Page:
By Liu Cixin
I have a love/hate relationship with this book. First, I loved the characters with their individual obsessions (Chen’s with ball lightning, Yun’s with weapons research, and Yi’s with physics). Each was well developed and I felt compelled to continue the book simply because of my attachment to the them. I also enjoyed the concepts and philosophical points included in the book. Each is romantic; none more so than Chen’s who as a child finds himself the heir to his father’s artistic ethos “the key to a wonderful life is a fascination with something” moments before the object he devotes the rest of his life to leaves his family a pile of bone white ash on the kitchen floor. I also loved how the book detailed the steps from scientific discovery to research and development and then industrialization without beating the reader over the head with the pitfalls of the whole industrialized scientific-military world. The issues are introduced just enough to let you ponder them yourself without the book becoming a soap box. However, the book was too ambitious and fell just short of being amazing.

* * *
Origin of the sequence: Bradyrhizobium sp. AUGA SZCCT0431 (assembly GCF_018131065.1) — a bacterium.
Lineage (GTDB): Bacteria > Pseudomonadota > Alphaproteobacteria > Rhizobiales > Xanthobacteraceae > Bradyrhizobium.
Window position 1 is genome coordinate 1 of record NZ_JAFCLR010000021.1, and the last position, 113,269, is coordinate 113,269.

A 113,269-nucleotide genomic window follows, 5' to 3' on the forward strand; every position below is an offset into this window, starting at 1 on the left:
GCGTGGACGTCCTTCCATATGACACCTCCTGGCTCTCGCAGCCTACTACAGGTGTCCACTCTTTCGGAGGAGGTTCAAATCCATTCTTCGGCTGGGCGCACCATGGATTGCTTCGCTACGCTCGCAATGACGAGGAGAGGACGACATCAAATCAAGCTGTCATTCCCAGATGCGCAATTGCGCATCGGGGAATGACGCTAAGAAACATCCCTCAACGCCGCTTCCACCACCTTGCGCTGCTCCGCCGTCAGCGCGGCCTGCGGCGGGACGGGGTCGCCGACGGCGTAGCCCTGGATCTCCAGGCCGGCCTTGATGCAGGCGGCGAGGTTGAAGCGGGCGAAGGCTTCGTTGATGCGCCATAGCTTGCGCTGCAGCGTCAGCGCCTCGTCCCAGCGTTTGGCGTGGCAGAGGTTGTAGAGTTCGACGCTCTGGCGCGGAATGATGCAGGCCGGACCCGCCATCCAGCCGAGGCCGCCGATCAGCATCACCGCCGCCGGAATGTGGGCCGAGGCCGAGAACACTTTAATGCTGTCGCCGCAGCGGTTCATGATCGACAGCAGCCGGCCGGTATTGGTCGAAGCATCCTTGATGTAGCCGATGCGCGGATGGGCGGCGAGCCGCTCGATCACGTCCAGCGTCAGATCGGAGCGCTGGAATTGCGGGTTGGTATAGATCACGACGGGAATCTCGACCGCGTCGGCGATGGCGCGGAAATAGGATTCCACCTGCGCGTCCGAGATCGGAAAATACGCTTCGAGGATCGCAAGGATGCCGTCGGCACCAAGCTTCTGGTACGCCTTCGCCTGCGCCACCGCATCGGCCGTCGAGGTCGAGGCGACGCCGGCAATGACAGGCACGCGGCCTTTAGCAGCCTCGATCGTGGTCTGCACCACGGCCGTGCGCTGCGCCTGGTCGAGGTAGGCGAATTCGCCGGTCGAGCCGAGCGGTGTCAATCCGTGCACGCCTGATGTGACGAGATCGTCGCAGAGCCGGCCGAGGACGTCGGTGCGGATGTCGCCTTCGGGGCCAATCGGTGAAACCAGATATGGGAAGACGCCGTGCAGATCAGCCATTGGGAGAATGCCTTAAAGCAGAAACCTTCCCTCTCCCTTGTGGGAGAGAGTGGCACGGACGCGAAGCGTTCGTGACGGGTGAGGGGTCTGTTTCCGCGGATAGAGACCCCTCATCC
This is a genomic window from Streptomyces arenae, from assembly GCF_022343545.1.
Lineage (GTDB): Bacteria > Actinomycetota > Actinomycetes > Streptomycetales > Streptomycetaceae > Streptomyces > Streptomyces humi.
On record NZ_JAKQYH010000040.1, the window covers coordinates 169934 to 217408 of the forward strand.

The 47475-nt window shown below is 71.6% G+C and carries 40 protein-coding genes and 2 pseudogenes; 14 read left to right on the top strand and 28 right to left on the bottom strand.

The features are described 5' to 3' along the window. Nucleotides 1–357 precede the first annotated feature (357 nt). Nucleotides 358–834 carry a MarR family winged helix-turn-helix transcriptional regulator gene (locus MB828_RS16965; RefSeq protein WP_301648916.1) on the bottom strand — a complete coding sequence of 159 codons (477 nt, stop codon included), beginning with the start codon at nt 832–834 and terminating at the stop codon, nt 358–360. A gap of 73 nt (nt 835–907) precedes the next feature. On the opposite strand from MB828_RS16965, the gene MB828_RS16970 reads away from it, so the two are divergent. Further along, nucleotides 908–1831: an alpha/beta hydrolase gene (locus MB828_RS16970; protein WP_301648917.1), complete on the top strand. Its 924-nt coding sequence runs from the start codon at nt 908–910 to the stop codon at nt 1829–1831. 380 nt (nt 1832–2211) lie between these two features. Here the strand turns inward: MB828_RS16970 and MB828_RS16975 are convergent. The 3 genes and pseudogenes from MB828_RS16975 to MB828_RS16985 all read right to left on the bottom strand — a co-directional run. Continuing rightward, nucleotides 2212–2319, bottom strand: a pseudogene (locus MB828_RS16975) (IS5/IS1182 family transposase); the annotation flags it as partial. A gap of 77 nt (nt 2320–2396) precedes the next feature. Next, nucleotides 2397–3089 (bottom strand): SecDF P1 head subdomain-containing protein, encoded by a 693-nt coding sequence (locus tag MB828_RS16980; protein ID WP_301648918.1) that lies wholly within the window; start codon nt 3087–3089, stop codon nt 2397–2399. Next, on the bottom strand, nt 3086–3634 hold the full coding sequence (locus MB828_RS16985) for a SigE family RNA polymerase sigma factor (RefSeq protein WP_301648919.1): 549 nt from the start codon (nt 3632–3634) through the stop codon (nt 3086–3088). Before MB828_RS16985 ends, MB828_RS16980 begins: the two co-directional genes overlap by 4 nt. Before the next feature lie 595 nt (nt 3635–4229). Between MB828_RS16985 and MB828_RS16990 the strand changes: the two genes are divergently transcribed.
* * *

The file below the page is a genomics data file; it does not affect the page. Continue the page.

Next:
Some of my gripes are that the plot became repetitive and I felt like I was reading the same thing twice. I also had a hard time accepting the quantum theory in this book. While it was interesting, it got to be a bit much. My last issue is that the plot never really peaks. It builds and builds but it left me wanting more at the end.
I would only recommend this to a true fan of hard science fiction. It was a good story based on a conceptually interesting futuristic technology with truly great character development. The plot could have used more action though and, unless this is your kind of book, I don’t think it is easily accessible to the vast majority of people. If you like really good science fiction though, this book is worth picking up.
Interested in reading it? Buy it from Amazon here.